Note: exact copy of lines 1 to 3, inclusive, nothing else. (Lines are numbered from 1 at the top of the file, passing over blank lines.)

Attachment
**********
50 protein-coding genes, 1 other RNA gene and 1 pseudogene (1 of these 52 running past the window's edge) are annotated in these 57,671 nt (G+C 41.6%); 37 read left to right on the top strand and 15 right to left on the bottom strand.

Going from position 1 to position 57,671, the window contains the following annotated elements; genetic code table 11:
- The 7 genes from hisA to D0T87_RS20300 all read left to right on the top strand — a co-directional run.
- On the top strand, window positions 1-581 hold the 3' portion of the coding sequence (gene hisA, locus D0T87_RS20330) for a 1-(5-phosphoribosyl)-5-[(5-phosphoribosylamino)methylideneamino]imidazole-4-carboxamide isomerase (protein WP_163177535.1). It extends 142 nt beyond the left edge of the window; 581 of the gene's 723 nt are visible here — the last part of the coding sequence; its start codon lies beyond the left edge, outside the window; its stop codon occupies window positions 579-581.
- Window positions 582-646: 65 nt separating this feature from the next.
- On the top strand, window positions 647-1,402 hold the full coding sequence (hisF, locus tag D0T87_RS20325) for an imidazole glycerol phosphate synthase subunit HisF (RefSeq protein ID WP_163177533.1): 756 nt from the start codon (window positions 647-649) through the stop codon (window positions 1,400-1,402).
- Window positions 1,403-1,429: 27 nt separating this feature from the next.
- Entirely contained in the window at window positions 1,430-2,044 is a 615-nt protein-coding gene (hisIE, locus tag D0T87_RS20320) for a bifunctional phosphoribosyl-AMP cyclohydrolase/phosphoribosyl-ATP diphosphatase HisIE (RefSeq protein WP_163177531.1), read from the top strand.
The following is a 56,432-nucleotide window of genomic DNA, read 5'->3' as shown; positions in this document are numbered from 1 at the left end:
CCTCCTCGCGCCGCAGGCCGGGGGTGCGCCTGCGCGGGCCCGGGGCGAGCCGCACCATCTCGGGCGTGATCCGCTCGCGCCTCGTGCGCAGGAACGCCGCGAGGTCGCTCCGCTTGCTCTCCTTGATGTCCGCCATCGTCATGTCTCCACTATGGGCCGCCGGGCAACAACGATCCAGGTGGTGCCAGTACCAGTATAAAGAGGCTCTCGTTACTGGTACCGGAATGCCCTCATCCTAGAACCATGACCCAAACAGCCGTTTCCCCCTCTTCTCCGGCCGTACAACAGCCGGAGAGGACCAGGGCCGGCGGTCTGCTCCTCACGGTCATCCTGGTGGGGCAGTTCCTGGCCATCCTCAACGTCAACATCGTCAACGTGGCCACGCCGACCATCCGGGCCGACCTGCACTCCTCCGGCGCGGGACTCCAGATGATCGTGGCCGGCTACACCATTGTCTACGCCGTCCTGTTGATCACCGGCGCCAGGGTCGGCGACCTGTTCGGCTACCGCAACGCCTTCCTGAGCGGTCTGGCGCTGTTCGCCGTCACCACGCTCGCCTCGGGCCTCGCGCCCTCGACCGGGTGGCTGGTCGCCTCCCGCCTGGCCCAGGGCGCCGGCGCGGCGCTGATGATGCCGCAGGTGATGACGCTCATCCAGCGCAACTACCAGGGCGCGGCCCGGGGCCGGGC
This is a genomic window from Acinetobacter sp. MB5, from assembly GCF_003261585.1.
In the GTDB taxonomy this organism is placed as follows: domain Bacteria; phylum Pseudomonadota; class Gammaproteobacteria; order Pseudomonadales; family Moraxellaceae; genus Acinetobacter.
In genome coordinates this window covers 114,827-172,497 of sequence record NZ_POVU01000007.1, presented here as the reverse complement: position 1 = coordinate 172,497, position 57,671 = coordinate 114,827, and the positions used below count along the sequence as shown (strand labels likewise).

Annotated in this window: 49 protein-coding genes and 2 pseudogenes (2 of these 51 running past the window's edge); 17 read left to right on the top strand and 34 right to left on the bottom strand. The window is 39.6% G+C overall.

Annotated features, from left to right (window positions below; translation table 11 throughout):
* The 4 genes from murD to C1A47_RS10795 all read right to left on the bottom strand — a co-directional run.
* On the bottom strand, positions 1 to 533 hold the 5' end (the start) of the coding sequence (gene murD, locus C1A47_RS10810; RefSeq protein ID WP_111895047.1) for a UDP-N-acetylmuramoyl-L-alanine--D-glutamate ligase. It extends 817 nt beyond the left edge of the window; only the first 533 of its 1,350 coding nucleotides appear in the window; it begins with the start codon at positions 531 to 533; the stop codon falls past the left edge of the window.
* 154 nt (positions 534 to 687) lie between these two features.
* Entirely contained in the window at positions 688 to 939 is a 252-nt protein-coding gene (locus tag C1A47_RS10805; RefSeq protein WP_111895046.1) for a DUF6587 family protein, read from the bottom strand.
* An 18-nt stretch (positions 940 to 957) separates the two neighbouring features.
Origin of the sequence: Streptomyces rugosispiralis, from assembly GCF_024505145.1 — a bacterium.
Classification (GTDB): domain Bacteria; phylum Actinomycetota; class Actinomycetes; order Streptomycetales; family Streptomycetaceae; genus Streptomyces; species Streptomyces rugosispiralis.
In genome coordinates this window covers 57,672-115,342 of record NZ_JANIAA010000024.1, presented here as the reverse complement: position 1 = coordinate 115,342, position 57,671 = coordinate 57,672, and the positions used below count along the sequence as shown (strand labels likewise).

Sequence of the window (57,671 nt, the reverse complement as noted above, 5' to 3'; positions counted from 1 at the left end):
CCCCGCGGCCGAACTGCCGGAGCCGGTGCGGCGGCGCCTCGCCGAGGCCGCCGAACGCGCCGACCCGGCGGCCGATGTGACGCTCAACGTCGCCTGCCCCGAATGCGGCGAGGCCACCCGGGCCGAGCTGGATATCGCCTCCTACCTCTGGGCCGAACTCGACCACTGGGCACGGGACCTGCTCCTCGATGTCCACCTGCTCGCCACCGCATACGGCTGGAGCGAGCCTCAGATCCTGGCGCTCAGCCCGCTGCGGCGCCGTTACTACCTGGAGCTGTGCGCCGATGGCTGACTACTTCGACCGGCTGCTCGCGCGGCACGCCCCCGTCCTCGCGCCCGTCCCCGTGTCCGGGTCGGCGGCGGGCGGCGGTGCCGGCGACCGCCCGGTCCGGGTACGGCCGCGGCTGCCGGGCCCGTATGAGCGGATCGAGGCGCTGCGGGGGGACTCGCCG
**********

50 protein-coding genes, 1 other RNA gene and 1 pseudogene (1 of these 52 running past the window's edge) are annotated in these 57,671 nt (G+C 41.6%); 37 read left to right on the top strand and 15 right to left on the bottom strand.

Going from position 1 to position 57,671, the window contains the following annotated elements; genetic code table 11:
- The 7 genes from hisA to D0T87_RS20300 all read left to right on the top strand — a co-directional run.